I hope you found this article as useful and informative as I did while writing it.  Please feel free to leave any comments, questions or suggestions below.

And as always, "Live Long And Prosper!"

Additional Links To Photos Of My Collection:

Helpful Hint Articles

NOTE: If you are new to my reviews, then please read on.  This section talks about the garage kit maker that made this kit as well as a little about why I'm writing this review.  If you are one of my regular readers, then feel free to skip the rest of this article as it is a word for word repeat of stuff from previous articles.

Kit Maker Information

Adam who owns and operates Resin Modeller does most of his business through his website.  He will also occasionally sell his kits through eBay, however, it is always recommended to go to his website for orders.  Although he does not maintain a FaceBook page for his business, he does post his work in progress stuff over at the All Scale Trek forums.

R.M.'s Website: CLICK HERE
R.M.'s eBay Seller Profile: CLICK HERE

A majority of all of Adam's kits are produced via 3D design software and then professionally 3D printed.  He then uses these as his masters in the mold making process.  In my opinion, this produces a very crisp model.

In my dealings with Adam, I find him to be a very nice guy to chat with.  He will usually answer inquiries within a day or two of being emailed.  Like most garage kit makers, he has a regular day job, and the kit building business is his way of funding his love of building models.  He has shared that he has found a lack of 1:1400 scale ships and since that is his preferred size to build in, he just makes the ships he wants for his collection.  


I consider myself an intermediate model maker.  I'm pretty good with assembling kits these days  and OK on the painting side of things.  I ultimately end up with ships that look good enough to me to display in my collection.  I've found that there are all sorts of neat ships out there that no one has made a pre-built or pre-painted model of, so, in an effort to expand my ship collection I've turned to building them myself, either by kitbashing or purchasing ready made resin model kits.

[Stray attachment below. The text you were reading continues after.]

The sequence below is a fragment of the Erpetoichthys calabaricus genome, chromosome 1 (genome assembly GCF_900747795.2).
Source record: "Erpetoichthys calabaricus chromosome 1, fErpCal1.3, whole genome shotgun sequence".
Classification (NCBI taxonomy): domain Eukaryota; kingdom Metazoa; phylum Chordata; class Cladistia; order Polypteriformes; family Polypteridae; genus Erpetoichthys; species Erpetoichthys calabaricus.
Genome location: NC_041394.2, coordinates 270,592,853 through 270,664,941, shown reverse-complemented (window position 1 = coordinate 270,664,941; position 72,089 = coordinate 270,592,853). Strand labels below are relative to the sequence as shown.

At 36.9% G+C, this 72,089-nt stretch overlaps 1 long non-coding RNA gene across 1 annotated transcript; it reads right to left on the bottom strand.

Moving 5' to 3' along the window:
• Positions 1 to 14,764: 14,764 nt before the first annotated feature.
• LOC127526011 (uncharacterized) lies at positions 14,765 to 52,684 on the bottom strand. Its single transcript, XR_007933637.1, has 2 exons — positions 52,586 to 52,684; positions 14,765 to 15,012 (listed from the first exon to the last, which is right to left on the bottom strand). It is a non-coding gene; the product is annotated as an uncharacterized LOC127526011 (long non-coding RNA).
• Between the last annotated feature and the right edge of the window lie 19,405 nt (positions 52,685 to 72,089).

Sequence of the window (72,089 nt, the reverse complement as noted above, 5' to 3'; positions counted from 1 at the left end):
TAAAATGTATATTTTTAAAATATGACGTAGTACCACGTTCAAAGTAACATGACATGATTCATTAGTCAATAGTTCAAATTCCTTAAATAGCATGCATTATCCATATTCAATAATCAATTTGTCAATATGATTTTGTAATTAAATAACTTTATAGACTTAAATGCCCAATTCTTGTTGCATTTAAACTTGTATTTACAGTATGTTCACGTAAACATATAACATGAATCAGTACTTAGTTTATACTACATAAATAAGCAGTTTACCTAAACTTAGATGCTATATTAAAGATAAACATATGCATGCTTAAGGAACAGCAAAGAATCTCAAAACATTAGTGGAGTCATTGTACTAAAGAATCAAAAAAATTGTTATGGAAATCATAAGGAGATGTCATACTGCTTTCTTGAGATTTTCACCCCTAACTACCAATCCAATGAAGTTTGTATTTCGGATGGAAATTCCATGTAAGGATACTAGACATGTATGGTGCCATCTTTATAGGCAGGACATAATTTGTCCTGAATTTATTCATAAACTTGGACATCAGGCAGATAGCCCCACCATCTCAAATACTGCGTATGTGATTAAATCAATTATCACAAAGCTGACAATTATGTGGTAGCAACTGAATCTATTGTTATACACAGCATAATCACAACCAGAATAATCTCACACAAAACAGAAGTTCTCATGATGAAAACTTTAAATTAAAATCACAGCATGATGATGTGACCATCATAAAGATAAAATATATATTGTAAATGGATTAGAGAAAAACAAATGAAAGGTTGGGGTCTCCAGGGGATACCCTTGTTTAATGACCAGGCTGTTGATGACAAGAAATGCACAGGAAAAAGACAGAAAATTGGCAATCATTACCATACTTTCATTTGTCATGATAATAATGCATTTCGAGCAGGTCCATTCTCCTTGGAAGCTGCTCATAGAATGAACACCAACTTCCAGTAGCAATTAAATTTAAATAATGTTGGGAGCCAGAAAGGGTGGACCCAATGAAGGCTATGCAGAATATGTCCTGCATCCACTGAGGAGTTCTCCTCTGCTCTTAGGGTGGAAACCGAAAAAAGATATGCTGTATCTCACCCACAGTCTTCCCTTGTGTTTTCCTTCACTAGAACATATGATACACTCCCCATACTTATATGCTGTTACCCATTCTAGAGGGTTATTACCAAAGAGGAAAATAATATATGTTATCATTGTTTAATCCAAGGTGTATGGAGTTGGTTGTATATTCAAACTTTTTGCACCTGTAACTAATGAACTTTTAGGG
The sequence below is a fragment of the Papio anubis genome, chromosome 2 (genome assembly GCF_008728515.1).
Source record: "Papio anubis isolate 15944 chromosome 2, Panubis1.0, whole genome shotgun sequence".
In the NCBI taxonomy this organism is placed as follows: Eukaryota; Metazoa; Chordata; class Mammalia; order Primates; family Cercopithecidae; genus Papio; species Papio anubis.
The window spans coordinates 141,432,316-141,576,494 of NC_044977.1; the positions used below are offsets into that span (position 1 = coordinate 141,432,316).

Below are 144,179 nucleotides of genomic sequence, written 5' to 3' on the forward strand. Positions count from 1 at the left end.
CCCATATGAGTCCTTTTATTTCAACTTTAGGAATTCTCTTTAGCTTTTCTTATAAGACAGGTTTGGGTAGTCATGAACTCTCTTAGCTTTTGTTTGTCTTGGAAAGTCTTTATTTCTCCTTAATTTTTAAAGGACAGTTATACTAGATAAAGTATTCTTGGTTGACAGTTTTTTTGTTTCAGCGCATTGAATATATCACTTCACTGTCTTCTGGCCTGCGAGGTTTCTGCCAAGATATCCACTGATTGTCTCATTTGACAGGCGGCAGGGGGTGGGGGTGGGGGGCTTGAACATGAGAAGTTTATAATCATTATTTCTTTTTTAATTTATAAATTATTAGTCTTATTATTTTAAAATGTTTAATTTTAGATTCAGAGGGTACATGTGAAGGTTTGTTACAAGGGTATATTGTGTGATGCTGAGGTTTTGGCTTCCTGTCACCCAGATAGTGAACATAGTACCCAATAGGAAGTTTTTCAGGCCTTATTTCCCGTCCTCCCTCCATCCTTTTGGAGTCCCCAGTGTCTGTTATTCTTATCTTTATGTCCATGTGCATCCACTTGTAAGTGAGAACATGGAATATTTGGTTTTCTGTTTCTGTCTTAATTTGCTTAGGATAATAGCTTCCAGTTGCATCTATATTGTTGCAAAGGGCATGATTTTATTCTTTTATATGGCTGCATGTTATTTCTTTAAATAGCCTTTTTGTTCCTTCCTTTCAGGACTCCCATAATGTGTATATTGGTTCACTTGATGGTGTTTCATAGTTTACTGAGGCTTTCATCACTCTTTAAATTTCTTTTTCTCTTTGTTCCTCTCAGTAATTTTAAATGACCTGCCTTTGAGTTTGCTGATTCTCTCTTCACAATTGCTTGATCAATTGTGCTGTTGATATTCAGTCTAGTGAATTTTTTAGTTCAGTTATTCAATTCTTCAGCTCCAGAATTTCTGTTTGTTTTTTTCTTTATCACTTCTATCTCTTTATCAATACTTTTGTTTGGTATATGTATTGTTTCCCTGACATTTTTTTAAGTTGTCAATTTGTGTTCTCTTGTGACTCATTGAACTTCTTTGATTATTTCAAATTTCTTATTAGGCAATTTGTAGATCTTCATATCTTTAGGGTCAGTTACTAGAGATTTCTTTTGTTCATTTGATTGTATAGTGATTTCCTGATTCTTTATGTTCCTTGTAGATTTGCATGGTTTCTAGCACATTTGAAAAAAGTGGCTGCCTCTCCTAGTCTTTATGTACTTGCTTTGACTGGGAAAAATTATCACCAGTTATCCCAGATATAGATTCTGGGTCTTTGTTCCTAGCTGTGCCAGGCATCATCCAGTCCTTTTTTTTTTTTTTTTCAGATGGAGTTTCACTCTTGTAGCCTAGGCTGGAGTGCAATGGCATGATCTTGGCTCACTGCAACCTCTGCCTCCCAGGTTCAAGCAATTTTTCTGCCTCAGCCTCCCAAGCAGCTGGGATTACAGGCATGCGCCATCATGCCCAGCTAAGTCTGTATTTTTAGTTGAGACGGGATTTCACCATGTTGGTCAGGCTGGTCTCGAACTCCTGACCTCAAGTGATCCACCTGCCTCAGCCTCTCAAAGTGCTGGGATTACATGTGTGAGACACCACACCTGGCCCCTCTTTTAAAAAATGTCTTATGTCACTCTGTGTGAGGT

There are several smaller garage kit makers out there that produce some very good kits.  I've actually developed a good relationship with a couple of them and volunteered some of my time to write up reviews about the kits I've purchased from them.  I have already warned them that I intend to be pretty objective, not pull any punches, and these reviews are going to be written from the point of view of an intermediate model builder.  If this means that I warn away a first time builder from a particular kit, then they will need to be OK with that approach.

Lastly, due to the nature of resin casting, not every kit is going to be the same.  Excess resin and air pockets are a part of the game when you get into this sort of model building.  The kit that I got and built may be slightly different than your kit as far as minor quality issues.  I will still point out flaws with my kit as those flaws could lead into a lesson of some sort for either you the reader or the kit maker themselves.